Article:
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Alder Lake processors are a step for Intel on the right track

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Intel is preparing to launch the 12th generation of its desktop central processors, codenamed Alder Lake. Since AMD introduced RYZEN processors in 2017, Intel has suffered a major loss in desktop processors. In 2020, Intel was completely overthrown when AMD launched the Ryzen 5000 processors, and the reason was that the eleventh-generation Intel Rocket Lake processors did not achieve the desired success, and Intel failed to regain its glory.

Right now, Intel has the ball in its court, thanks to the Alder Lake processors, the next generation of desktop processors. These processors not only feature a new set of recent innovations, but will have the potential to provide a real opportunity for the company to take the crown from its competitor once again. But why do we think that Intel has a real chance with these processors, this is what we will explain to you in the following article.


big.LITTLE hybrid kernel

The Alder Lake processor core will be an evolution like never before, and there’s good reason to believe so. But to clear things up a bit, we should first show you how desktop processors work at the moment. Of course, central processors have more than one core, they may have 2 cores, 4 cores, or even 16 cores. The purpose of multicore is the ability to manage multitasking. The more cores a central processor has, the more it has the ability to perform a greater number of tasks.

Each processor core contains two processing lines, which are called Threads. For example, a processor like the Ryzen 9 5950X has 16 cores, which means it has 32 processing threads. All this plays in the favor of its ability to perform better multitasking. But the one point that all CPUs from Intel and AMD have in common is that the cores inside the processors are always equal, meaning they are the same size and have the same characteristics and characteristics.

But this is completely different for the ARM-based CPUs in our smartphones and tablets. This architecture contains a kernel design known as big.LITTLE, which carries with it the meaning of the different sizes and characteristics of processing cores inside the central processor core.

Read also: The best gaming processors you can buy

Phone processors contain “LITTLE” cores that are low on energy and focus on consumption and are responsible for handling simple and light tasks such as processes that are running in the background that do not require intensive processor resources. The big set of cores is for the purpose of handling heavy duty tasks and workloads that thirst for higher power consumption and more resources. This advanced design gives the processor the ability to boost its performance when needed, while at the same time saving large amounts of power consumed.

That’s why the big.LITTLE design is one of the most important and prominent features of the ARM processor cores found in our smartphones. Fortunately, Intel will adopt this same architecture with the next Alder Lake architecture, which is the first time the company has adopted this architecture with desktop processors. It is a significant step that may aim to enhance the performance of Core I3, Core I5 ​​and Core I7 processors while improving their energy efficiency.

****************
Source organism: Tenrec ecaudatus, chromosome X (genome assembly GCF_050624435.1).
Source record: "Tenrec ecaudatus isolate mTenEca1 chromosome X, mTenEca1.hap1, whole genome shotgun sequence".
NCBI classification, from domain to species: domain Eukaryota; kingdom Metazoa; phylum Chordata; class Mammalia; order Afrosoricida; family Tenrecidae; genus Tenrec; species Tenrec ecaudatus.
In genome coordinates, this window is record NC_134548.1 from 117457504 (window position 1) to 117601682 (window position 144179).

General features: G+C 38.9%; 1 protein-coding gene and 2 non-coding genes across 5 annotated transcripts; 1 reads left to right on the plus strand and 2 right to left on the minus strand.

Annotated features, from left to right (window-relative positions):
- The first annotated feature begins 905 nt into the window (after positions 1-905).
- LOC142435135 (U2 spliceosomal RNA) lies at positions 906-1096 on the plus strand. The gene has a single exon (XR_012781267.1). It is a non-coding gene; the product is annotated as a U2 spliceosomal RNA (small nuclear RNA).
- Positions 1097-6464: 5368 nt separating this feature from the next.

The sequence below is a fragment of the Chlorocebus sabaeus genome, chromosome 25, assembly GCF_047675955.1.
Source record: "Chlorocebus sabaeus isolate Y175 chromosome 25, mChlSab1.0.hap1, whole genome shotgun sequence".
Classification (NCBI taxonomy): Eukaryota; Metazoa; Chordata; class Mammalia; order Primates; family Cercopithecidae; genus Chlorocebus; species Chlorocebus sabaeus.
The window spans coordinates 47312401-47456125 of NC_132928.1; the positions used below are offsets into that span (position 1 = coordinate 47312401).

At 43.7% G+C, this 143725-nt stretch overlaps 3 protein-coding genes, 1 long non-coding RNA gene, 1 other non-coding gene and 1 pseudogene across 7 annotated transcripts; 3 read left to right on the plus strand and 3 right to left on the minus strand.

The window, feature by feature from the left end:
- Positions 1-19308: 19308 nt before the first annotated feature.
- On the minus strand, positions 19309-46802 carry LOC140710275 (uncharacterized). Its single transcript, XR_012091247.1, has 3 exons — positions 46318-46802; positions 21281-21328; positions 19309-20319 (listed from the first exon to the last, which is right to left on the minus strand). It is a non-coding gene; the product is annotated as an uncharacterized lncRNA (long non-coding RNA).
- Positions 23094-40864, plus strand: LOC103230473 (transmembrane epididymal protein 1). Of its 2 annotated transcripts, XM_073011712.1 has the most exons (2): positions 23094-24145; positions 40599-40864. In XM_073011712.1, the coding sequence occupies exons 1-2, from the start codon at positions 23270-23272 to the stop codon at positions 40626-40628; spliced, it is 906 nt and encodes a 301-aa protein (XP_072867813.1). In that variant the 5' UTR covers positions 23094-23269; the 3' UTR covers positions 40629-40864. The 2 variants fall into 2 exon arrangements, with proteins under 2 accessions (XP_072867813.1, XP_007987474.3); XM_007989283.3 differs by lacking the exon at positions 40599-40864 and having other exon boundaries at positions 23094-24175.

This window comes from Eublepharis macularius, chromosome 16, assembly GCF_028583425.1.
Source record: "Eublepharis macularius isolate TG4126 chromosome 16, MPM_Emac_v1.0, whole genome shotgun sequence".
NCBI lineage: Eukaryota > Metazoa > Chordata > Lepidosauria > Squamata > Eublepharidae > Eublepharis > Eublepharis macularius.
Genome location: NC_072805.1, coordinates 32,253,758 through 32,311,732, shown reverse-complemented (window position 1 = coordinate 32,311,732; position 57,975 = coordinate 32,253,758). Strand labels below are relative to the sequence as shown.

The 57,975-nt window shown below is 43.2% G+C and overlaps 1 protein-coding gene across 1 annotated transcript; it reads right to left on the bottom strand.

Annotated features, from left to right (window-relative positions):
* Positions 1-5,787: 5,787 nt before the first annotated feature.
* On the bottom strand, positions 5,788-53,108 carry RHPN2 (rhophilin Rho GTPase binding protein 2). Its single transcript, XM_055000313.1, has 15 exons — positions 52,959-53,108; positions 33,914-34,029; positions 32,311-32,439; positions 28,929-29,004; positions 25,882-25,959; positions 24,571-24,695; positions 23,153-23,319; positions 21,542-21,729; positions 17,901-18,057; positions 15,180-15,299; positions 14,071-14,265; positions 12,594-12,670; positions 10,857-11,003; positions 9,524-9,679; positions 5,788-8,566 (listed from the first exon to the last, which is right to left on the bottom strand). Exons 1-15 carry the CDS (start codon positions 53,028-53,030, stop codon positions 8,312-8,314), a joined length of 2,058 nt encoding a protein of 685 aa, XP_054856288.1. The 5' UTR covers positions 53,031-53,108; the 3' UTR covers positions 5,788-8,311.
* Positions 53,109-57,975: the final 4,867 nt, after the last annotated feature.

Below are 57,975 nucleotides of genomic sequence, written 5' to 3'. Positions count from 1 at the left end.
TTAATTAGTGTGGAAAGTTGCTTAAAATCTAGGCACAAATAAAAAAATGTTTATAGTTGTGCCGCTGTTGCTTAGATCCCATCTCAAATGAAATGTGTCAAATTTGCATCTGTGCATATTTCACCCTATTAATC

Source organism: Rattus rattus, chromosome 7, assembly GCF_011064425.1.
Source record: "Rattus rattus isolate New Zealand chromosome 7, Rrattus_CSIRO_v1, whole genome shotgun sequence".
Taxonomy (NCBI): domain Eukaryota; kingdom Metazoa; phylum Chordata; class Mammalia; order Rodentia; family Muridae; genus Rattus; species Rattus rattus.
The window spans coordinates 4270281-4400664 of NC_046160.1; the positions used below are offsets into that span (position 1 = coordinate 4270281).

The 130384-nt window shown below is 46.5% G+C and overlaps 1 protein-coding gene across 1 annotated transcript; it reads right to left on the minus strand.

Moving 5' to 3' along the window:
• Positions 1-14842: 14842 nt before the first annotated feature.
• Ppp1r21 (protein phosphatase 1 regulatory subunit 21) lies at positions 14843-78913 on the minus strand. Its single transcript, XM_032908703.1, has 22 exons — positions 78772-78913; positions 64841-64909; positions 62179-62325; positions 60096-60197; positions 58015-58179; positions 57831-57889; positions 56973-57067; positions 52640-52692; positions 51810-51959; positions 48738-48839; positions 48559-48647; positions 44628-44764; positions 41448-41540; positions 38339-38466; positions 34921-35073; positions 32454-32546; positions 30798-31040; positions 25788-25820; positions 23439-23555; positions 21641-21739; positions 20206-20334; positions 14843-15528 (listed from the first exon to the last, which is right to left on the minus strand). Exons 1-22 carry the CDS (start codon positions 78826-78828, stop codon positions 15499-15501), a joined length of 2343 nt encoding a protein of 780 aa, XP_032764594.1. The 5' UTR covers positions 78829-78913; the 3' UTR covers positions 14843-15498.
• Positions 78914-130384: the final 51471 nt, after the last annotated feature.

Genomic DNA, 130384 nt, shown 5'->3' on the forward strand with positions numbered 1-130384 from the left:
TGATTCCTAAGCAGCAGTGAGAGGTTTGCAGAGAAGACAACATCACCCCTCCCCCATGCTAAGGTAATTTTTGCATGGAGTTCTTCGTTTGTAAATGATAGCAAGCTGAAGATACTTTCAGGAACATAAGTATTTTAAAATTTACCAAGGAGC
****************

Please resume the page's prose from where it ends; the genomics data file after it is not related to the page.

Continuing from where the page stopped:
Some leaks indicate that the Core I9-12900K processor has 16 cores, including 8 large, power-hungry Golden Cove multi-threaded cores, and will have another 8 low-power Gracemont single-threaded cores.

Manufacturing process with 10nm knot/precision

Alder Lake processors will be the first desktop processors to rely on a 10nm manufacturing node, which is a very necessary step in Intel’s roadmap, and this is because the company faced many problems in order to move to a new manufacturing accuracy after it relied on 14nm accuracy for several consecutive years. From the 6th generation Skylake architecture to the Rocket Lake processors.

But why is this step so necessary, because precision manufacturing plays a big role in improving energy efficiency. For example, when you look at the Core I9-11900K processor, we will find that it is making great progress in terms of performance in games, but the only problem is its constant thirst to consume large amounts of power, and more than 300 watts, to the point that it sometimes reaches or may exceed 100 degrees percentage.

Read also: Before buying an Intel processor… Learn the meanings of the processor letters

While competitor AMD RYZEN is based on 7nm manufacturing accuracy, however, these processors may also suffer from high temperatures at times, but may contain a huge number of cores.

Thus, with Intel switching to the new manufacturing process, it is likely that it will be able to tame desktop processors better than before, and with the new hybrid core system these processors will achieve a significant advantage in terms of performance and power consumption.

Support DDR5 RAM and PCIe 5.0

Intel Alder Lake processors are the first CPUs to offer support for DDR5 RAM and PCIe 3.0, and these new technologies will give Intel the upper hand in the desktop market. This doesn’t mean that AMD will be left behind for long, but since Intel has lagged so far behind in introducing any new innovations over the past years, these technologies will be a step in the right direction.

Especially since Ryzen processors were the first to adopt PCIe 4.0 with the Ryzen 3000 generation, while Intel’s 10th generation processors still only supported PCIe 3.0. But more important than the data bus is the new generation of DDR5 RAM, as it has been confirmed that the 12th generation Intel processors will support DDR5 RAM.


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